Speakers, as in drivers, yes. But what about crossovers?
No need to worry about the cross overs.
The power supply of amplifiers utilise elco's (electrolytic caps), because of their ultra high capacity. But, these are not suitable for use in cross over. They are sensitive to polarity, meaning they cannot deal wit reverse voltages like AC signals that feed your speakers. The caps used in cross overs are typically foil dielectric caps. Elco's use a chemical substance that has a certain humidity as dielectric between the electrically conductive surfaces. When the substance drys out, which is a process over decades, rather than years, they need to be replaced. Foil does not so easily loose it's dielectric properties, if it looses it at all (depending on the material).
I think many crossovers use bipolar electrolytic capacitors, which do degrade over time with very audible consequences. A 're-cap' of an aging crossover is one of the best ways to revitalize an aging speaker.
While some don't leave the supplied speaker screens off because it might influence the sound they produce or they cosier looking at the drivers is attractive, these actually protect the drivers from their worst enemy: UV light, the bead, or flexible rim is typically made from very soft rubber and probable the most stressed and wearing part if the drivers. UV light for any material breaks down the weak makers that are a vital part of soft rubber, ie. it makes it brittle. Of course at which point the material is capable of handling the movement and stress anymore and breaks. It's not humidity, not necessarily temperature, UV light is the biggest contribution, obviously temperature and humidity variations are catalysts of the nasty ageing process. Rubber says in best condition when treated with talcum powder, yes the same stuff that you put on you beloved babies behind and off corse with the covers on the speaker preventing as much exposure to UV light as possible.
I've heard a lot of hifi systems (including IRS in Hong Kong), and my current vintage gear aces all but the multi-tens of thousand dollars systems. My Yamaha NS1000 speakers come from the 1970s which makes them forty+ years old. I'm driving them right now with hyper-new Chord Qutest DAC and old as your grandfather Spectral pre- and power amps. And I just LOVE everything about them -- dynamics, presence, tone.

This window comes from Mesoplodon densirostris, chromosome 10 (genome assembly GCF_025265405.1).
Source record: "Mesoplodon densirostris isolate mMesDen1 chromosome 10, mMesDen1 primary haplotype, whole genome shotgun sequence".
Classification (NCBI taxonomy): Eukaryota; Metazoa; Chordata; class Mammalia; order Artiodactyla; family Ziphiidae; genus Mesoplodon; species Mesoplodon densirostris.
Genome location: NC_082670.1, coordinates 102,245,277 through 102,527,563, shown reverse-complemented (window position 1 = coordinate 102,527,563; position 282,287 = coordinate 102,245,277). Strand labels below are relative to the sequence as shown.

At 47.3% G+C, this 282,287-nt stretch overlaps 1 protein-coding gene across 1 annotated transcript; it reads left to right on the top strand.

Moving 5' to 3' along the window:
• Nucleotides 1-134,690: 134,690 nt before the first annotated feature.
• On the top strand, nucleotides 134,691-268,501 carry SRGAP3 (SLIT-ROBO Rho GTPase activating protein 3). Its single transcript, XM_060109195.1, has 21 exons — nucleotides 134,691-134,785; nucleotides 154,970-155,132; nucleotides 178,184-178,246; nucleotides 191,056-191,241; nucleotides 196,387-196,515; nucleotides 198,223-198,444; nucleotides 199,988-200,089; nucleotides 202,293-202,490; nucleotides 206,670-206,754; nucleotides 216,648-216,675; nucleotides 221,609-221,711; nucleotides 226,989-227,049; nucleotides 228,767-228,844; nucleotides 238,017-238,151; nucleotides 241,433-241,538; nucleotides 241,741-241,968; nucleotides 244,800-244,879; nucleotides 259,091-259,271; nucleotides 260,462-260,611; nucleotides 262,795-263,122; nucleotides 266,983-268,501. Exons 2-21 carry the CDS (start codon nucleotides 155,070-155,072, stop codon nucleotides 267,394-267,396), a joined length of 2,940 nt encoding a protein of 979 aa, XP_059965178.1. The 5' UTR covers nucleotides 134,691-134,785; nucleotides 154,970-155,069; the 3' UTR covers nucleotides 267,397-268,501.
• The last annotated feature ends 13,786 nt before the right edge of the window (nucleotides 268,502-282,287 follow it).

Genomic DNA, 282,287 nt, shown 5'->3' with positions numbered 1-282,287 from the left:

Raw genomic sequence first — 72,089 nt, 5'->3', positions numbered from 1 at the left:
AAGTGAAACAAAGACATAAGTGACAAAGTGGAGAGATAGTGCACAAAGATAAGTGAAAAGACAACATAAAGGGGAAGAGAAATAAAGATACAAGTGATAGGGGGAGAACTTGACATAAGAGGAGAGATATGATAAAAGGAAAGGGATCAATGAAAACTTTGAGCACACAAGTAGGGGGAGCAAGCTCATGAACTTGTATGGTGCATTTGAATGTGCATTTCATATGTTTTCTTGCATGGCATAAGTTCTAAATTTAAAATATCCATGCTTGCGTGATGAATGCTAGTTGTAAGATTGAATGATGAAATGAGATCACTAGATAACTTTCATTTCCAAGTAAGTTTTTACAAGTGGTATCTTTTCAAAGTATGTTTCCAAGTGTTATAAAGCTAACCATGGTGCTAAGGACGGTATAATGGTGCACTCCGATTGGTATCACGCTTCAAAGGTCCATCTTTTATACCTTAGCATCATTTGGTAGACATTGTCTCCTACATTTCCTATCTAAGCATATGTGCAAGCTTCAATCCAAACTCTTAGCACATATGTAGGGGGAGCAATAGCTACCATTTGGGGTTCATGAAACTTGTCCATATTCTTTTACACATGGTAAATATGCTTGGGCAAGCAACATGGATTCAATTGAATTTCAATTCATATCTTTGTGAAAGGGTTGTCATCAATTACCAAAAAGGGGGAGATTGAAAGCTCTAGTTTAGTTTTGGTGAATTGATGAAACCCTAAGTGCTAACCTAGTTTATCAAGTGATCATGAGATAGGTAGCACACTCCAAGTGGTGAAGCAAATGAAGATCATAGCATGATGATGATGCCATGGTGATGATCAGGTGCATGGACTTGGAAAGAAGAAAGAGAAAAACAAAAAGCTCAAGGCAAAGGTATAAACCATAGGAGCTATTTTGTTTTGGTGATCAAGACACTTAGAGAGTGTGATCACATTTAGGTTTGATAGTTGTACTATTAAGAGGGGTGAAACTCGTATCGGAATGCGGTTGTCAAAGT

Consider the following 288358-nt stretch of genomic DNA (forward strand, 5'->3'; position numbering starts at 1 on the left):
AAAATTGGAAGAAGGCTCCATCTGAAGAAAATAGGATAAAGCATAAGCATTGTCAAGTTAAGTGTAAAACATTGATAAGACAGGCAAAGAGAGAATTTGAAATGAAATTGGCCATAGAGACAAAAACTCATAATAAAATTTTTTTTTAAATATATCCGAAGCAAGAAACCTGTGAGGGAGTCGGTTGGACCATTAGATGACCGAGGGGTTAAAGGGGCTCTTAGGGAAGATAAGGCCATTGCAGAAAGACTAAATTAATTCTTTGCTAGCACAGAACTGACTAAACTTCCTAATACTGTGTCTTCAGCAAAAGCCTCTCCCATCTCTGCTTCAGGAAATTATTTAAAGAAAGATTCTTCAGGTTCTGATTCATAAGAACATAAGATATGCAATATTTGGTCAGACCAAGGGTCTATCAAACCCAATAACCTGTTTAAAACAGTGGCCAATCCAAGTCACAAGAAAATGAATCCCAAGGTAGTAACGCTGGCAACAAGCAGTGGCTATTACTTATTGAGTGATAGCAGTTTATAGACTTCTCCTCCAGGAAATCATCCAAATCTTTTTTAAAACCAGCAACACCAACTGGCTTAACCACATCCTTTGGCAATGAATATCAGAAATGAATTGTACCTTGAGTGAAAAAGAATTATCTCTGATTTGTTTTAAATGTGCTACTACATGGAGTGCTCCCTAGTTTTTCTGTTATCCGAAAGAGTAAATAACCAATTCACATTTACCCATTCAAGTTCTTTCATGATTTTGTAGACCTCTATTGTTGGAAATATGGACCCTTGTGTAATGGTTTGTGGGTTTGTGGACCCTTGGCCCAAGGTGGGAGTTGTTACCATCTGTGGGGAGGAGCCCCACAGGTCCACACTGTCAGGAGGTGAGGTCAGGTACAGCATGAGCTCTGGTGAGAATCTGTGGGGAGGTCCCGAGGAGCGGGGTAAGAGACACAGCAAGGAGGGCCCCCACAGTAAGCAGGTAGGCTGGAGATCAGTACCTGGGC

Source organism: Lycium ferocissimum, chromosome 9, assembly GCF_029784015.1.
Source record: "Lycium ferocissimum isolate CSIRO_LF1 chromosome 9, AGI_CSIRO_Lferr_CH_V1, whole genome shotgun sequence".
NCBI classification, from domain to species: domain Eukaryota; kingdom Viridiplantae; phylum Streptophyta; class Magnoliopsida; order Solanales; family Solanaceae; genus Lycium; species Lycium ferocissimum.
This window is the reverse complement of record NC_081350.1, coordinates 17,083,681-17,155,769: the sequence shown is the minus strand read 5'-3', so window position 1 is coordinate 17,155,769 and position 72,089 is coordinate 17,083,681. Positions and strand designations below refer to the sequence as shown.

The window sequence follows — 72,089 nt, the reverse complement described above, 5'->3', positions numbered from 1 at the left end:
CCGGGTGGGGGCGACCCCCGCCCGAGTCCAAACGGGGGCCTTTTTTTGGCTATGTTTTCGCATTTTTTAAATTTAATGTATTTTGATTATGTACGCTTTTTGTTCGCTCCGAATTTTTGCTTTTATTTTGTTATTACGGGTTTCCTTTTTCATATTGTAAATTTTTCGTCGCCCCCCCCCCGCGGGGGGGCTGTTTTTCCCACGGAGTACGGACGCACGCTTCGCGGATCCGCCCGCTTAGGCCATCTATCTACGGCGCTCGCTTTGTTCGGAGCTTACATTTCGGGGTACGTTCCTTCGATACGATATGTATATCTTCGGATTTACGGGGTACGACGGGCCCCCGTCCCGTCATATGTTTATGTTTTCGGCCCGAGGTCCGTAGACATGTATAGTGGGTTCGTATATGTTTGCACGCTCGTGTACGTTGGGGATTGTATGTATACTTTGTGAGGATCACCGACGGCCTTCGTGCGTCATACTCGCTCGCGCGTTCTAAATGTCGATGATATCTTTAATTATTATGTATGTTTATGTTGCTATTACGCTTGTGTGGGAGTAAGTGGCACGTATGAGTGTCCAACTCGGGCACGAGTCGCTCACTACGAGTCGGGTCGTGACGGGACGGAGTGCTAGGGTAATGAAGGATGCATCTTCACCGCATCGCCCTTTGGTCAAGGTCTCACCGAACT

Some fans of the Yammys (and there are many) have upgraded components of the crossovers and reported not much improvement.
you talked abut that also spiders deteriorate over time.
That is why I asked a long time ago why these pises are still used in drivers en at a time when producion precision has moved to a degree where these thing should normally be obsolete to prevent the coils to get in contact with the magnet and he deflection of the cone is controlled by excellent amplifiers.
What do you think?
auto-correction is annoying 😉
you talked about the fact that also spiders deteriorate over time.
That is why I asked a long time ago why these pieces are still used in drivers at a time when production precision has moved to a degree where these thing should normally be obsolete to prevent the coils to get in contact with the magnet and the deflection of the cone is controlled by excellent amplifiers.
What do you think?
I cannot imagine how the end of the cone would be kept in place without the spider. Maybe I am just being dense this morning but it seems to me there would be nothing to center the voice coil in the gap without it. What am I missing?
Well there are a few manufacturers who build loudspeakers with spiderless units.
Can you point me to their designs? I'd be curious how it's done.
Hi Paul, one that comes to my mind is Hyperion. A short review from TAS: http://www.theabsolutesound.com/articles/tested-hyperion-sound-design-hps-968-loudspeaker/
If I'm not wrong Voxativ is using similar spiderless designs and then of course those field-coil units which for instance are used by Wolf von Langa. There are not many but some who go this path.
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